The Asian Grandmothers Cookbook: Home Cooking from Asian American Kitchens
Format: PDF / Kindle (mobi) / ePub
Asian grandmothers, whether of Chinese, Japanese, Indonesian, Vietnamese, or Indian descent; are the keepers of the cultural, and culinary, flame. Their mastery of delicious home-cooked dishes and comfort food makes them the ideal source for this cookbook. Author Pat Tanumihardja has assembled 130 tantalizing dishes from real Chinese fried rice to the classic Filipino Chicken Adobo to the ultimate Japanese comfort dish Oyako donburi. This is hearty food, brightly flavored, equally good to look at and eat. Flavors range from soy and ginger to hot chiles, fragrant curries, and tart vinegars. The author has translated all of the recipes to work in modern home kitchens. Many of them have been handed down from mother to daughter for generations without written recipes, and some appear in tested and written form for the first time. An exhaustive Asian Pantry glossary explains the ingredients, from the many kinds of rice and curries to unfamiliar but flavorful vegetables.
Fragrant Grilled Beef Bundles (Bo Nuong La Lot) Lumpia (Filipino Eggrolls) Shanghai Soup Dumplings (Xiao Long Bao) Shiu Mai (Pork and Shrimp Cups) Thai Stuffed Omelet (Kai Yad Sai) ≥ Tidbits ≤ Marbled Tea eggs Tea eggs, served warm or cold, are a common Chinese snack. The eggs are twicecooked: After the first boiling, the shells are gently cracked and then the eggs are simmered in an aromatic “tea.” The eggs absorb the delicate flavors of soy sauce and star anise and reveal an attractive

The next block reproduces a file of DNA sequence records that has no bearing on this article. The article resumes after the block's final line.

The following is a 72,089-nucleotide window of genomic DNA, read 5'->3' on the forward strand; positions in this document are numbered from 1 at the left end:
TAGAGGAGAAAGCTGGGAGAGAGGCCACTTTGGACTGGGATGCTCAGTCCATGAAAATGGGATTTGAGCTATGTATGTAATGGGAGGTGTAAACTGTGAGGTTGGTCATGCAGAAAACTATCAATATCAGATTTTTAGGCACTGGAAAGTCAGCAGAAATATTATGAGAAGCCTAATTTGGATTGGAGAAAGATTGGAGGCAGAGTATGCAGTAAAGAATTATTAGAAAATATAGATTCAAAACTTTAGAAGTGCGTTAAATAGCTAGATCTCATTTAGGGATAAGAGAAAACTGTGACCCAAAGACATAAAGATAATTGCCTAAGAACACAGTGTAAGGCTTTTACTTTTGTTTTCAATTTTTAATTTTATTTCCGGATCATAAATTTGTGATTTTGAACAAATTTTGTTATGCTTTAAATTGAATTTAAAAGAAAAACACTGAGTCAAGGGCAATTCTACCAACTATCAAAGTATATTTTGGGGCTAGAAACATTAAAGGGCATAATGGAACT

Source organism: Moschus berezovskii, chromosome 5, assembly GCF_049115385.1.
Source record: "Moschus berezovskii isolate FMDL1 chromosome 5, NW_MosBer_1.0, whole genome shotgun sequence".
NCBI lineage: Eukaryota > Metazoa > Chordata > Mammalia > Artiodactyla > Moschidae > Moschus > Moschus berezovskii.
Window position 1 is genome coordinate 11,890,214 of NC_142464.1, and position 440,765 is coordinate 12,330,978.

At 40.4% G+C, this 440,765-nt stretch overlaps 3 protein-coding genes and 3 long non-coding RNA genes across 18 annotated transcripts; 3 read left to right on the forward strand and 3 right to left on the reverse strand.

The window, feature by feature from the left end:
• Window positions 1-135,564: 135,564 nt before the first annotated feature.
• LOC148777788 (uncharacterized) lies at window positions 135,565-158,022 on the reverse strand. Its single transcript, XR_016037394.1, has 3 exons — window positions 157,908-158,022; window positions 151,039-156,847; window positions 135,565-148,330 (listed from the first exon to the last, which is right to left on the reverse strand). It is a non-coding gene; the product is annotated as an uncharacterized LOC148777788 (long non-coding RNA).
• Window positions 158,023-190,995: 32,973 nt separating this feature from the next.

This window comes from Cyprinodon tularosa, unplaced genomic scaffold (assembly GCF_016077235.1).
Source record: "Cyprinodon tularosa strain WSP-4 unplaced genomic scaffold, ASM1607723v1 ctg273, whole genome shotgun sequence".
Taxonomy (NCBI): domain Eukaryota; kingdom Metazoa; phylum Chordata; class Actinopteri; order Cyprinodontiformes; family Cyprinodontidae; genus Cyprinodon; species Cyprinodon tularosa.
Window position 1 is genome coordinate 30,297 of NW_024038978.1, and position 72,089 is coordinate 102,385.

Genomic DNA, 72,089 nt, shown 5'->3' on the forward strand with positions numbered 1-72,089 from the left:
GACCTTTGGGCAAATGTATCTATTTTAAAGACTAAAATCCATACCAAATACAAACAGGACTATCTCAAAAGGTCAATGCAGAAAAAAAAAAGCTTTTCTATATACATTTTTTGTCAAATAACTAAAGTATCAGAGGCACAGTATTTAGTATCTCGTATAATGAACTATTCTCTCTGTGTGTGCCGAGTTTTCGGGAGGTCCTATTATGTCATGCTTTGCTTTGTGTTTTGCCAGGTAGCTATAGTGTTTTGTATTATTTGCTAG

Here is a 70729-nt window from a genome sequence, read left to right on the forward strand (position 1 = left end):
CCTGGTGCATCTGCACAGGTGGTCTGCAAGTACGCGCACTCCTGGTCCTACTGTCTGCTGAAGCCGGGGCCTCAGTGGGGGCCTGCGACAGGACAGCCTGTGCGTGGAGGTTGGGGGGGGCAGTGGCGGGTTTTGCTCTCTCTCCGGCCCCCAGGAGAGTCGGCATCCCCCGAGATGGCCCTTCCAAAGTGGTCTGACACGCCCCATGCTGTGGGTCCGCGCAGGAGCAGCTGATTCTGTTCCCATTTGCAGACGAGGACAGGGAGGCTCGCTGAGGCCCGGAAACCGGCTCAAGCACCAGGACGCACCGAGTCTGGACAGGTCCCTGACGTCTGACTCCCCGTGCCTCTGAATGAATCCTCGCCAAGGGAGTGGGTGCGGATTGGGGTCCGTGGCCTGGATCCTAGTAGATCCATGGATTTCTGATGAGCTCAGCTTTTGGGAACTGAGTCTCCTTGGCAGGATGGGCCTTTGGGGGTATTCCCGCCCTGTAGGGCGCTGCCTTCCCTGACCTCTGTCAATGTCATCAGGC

cuisine. During the main meal of the day, soup is almost always one of the items on the table. Instead of being served in individual bowls as a first course, a big bowl of soup is usually placed in the center of the table alongside the other dishes and shared by everyone. During an informal meal, everyone dips a soup spoon into the communal bowl. When guests are present or on special occasions, soup is ladled into smaller bowls for diners to enjoy throughout the meal. Asian soups come in two
becomes runny and starts to shimmer. Add the onion and stir and cook until soft and translucent, 3 to 4 minutes. Add the ginger and continue cooking until the onion turns golden brown, another 4 to 5 minutes. Add the sesame seeds, cumin, coriander, chili, and remaining salt and cook until the spices turn several shades darker and release their fragrance, 4 to 5 minutes. Remove the skillet from the heat. T Pat the eggplant slices dry with paper towels and arrange in one layer in the skillet with
minutes, then proceed as above. Instead of ½ cup dashi, use ¼ cup. Sprinkle with 1 teaspoon toasted sesame seeds just before serving. Pat’s Notes: Buy fried tofu at the Asian market and skip a step. Stir-Fried Mung Bean Sprouts with Tofu and Chives (Pad Tao Kua Tao Ngae) Together with pork and chives, the combination of soft and fried tofu plays a fun game of textures in the mouth. Don’t worry about cutting the tofu to the exact measurements, they are only a guide. Just as long as the pieces are
seasoning pastes you will be rewarded with a smooth paste that’s gently massaged and not pulverized. Start with hard spices such as coriander and lemongrass. When these have been reduced to a smooth powder or paste without any gritty or sinewy bits, add softer ingredients—chilies, ginger, garlic, and shallots. Some mortars and pestles are carved from granite to pound hard, dry spices; others are fashioned from wood or clay for pounding softer ingredients like green papaya, fresh chilies, garlic,